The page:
How To Insulate Windows To Keep Heat Out During Summer
Are you wondering how to insulate windows to keep heat out? Well, you are in the right place. The amazing news is that you can create a sturdier barrier between the outdoor and indoor environments to make your home atmosphere comfortable during the summer or winter. That said, there are many ways to insulate windows, and the methods range from simple to complicated, low-tech to high-tech, and nearly free to relatively expensive.
You can easily insulate your windows to keep Summer heat out using some of these methods: Weatherstrip Your Windows, Install Cellular Shades, Install Insulating Shutters, Apply Bubble Wrap, Add Reflective Window Film, Use thermal curtains, and Invest in Energy Efficient Windows. With that in mind, let's dive in and learn more about insulting windows.
What's On This Page?
What are the Benefits of Insulating Windows?
Insulated glass windows are an excellent way to keep your home at a comfortable temperature without having your curtains closed. These windows usually use two panes of glass instead of one, creating a pocket of air within the frame of the window. Insulated windows will still let sunlight through but better keep out the heat and cold.
Windows can be a relatively costly home feature, accounting for solar heat gain during the summers and substantial heat loss during winter. Effective window insulation limits heat loss and also helps regulate the temperature of the interior glass. They are also incredibly effective since they increase energy efficiency in your home.
In addition to being a good heat insulator, well-insulated windows will make a great noise insulator. Again they provide greater security since they are hard to break since they have two panes of glass. They will also improve your energy costs since they will provide better heat control. Furthermore, the insulating windows will increase the value of your home.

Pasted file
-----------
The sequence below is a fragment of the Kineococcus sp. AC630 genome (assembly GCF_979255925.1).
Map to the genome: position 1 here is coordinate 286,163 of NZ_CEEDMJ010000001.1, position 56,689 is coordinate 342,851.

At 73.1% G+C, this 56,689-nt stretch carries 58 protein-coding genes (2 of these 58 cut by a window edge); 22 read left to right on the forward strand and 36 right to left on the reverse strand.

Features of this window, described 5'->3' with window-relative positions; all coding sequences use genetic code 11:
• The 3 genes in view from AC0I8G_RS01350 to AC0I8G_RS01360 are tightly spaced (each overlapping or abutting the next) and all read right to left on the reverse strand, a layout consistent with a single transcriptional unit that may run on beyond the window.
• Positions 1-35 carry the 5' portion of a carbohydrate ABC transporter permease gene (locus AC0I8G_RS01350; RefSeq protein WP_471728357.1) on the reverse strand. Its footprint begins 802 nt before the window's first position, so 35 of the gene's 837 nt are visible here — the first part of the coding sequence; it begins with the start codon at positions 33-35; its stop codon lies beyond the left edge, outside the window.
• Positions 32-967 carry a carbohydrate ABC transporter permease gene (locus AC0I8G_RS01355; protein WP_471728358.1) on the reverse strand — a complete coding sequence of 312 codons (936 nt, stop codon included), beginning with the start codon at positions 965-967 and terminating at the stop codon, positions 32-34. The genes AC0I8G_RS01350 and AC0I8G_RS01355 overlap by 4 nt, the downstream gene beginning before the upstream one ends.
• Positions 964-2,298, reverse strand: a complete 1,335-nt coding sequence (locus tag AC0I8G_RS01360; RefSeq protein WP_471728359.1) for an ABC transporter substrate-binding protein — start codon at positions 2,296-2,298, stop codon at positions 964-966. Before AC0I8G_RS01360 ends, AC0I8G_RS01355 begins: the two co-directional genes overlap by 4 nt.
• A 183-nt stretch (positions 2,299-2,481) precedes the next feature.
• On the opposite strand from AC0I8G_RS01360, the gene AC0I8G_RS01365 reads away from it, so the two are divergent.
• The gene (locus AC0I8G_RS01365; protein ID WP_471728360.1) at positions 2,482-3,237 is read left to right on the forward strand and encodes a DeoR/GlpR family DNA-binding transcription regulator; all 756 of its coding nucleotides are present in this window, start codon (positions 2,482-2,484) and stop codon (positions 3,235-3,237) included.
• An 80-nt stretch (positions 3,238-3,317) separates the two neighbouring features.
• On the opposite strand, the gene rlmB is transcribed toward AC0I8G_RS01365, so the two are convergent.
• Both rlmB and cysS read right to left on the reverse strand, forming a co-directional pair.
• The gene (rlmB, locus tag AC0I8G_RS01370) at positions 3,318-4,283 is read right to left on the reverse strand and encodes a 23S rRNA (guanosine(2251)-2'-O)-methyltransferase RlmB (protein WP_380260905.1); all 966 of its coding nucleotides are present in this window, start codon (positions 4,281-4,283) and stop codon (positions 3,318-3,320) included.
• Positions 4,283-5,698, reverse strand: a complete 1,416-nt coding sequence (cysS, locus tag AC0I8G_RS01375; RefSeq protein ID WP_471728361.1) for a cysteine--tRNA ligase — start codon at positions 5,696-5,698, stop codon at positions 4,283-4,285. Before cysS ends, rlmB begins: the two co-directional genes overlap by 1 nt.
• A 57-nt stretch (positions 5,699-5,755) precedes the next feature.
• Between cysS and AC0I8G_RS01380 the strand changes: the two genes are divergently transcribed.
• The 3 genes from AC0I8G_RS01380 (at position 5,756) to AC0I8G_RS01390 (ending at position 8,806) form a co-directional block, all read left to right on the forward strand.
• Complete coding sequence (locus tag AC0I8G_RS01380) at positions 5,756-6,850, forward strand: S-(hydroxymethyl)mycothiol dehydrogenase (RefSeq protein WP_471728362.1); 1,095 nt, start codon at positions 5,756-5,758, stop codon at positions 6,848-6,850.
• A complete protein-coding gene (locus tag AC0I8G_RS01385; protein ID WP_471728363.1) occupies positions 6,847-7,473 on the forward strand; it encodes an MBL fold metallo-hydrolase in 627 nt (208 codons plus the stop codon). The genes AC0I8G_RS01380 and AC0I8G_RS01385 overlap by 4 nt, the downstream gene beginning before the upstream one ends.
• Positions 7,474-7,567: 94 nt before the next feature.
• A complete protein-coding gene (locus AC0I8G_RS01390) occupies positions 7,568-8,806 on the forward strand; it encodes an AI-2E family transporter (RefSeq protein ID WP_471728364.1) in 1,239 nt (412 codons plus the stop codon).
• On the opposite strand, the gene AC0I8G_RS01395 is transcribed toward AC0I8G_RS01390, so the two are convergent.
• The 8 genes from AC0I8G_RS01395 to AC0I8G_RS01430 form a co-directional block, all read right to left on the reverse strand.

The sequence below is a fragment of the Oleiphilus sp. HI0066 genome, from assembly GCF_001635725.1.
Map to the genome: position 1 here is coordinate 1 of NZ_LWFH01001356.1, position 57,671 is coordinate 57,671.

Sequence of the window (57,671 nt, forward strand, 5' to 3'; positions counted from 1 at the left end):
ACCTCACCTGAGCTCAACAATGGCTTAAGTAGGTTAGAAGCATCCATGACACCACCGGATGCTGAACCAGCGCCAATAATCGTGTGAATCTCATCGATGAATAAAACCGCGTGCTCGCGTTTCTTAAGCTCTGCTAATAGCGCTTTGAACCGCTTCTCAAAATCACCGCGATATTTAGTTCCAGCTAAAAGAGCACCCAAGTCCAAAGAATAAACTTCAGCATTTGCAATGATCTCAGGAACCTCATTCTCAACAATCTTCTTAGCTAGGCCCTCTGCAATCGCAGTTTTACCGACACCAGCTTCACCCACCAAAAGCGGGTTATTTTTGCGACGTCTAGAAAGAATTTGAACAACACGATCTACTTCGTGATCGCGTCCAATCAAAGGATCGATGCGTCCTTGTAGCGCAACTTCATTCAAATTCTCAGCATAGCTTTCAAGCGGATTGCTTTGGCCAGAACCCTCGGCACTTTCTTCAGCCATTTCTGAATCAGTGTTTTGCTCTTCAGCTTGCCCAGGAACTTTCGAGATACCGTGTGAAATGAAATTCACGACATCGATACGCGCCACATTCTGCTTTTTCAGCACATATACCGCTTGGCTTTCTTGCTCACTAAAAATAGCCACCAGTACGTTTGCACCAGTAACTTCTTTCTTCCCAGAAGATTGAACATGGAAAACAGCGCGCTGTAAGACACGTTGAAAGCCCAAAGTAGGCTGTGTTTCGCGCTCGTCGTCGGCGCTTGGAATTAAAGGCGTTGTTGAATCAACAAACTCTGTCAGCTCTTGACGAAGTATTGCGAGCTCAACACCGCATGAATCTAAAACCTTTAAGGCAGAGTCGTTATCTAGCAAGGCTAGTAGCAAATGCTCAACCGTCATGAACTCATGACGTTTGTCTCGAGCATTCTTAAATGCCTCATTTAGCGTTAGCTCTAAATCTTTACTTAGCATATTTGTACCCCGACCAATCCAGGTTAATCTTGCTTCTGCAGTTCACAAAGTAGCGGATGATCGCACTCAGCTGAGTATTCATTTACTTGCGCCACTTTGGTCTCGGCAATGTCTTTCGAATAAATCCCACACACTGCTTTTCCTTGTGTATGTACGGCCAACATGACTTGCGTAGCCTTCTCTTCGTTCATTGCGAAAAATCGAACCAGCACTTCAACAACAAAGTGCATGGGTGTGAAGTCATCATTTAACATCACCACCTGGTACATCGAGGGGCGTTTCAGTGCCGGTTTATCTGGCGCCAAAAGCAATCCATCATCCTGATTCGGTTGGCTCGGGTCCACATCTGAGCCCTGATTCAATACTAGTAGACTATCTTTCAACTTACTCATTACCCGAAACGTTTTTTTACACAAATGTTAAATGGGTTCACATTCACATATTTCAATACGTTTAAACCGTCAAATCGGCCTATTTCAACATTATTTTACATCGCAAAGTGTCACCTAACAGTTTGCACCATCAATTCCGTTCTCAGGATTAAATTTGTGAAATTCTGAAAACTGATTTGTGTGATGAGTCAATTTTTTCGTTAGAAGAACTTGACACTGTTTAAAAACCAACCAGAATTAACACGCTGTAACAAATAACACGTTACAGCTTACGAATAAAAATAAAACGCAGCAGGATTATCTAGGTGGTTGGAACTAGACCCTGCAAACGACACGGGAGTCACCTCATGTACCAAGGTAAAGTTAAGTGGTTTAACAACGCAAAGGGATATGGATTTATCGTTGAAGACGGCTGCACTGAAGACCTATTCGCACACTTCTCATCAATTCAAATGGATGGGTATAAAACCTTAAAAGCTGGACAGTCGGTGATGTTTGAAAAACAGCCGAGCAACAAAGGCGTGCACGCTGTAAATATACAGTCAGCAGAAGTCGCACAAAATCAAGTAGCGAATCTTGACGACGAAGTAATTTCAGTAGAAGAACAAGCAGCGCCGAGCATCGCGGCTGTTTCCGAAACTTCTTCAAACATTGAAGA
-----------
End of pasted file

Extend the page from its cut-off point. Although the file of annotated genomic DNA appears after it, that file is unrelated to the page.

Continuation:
Having stated the benefits of insulating windows, let's now look at how to insulate windows for the summer heat.
How to insulate windows for summer
If you are looking to fix drafty windows for your home, you should earnestly consider getting energy-efficient windows. These windows can deliver everything from greater temperature control to enhanced home security. Here is how you can do it by yourself.
1. Preparations Windows for Insulating
It's reasonable to begin by analyzing the situation. Rather than giving your home an entire energy inspection, identify the critical areas for heat gain or loss. Next, assess where the heat gain or heat loss. Again give some attention to the type of windows you are thinking of insulating. Finally, before selecting the insulation method from the available options, you should again consider your objectives.
Temperature regulation is our main objective here, but you also must think about how much to increase the insulation value and what tradeoffs you are ready to make. With that said, it is necessary to factor in cost. For instance, using high-tech insulation methods will mean you will have to dig more into your pocket.
When you have made these considerations, you will now need to carefully take the measurements of the casing, windowpanes and window frames. If you decide to mount blinds or shades, you need to know if you will insulate inside or outside the casing. However, it is necessary to note tha having them inside will increase their effectiveness.
2. Treating Your Windows
Installing curtains, shades, and valences can go a long way toward limiting or allowing airflow around a window. Nonetheless, most people's window treatments in their homes do not deliver optimal insulation since they are normally installed with aesthetic instead of functional considerations in mind.
3. Steps and Tools Used for Insulating Windows
Since you can use different methods to insulate windows, not all DIY projects for insulation will follow the same methodology. We have provided a few basic procedures you will need to know regardless of your method. Again we will look at some of the tools you might need when insulating your windows for summer.
1. Plastic films
Finding window installation kits at home repair stores or hardware is easy. In most cases, the window installation kit will have window films and double-sided adhesive tape. A high reflectivity window film will help block against solar heat gain and safeguard against glare and ultraviolet exposure. The UV reflective window film will also allow light while blocking harmful UV rays.
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You will need to adhere the double-sided tape around your window frame on all sides, then install the window film on the tape so it covers your window. Then cut a little hole while installing the film and creep the control rod through so the blinds can easily be closed and opened. The other tool needed to get the job done is a hair dryer. You will blow hot air at the window films, tightening them and making a tight seal with no wrinkles.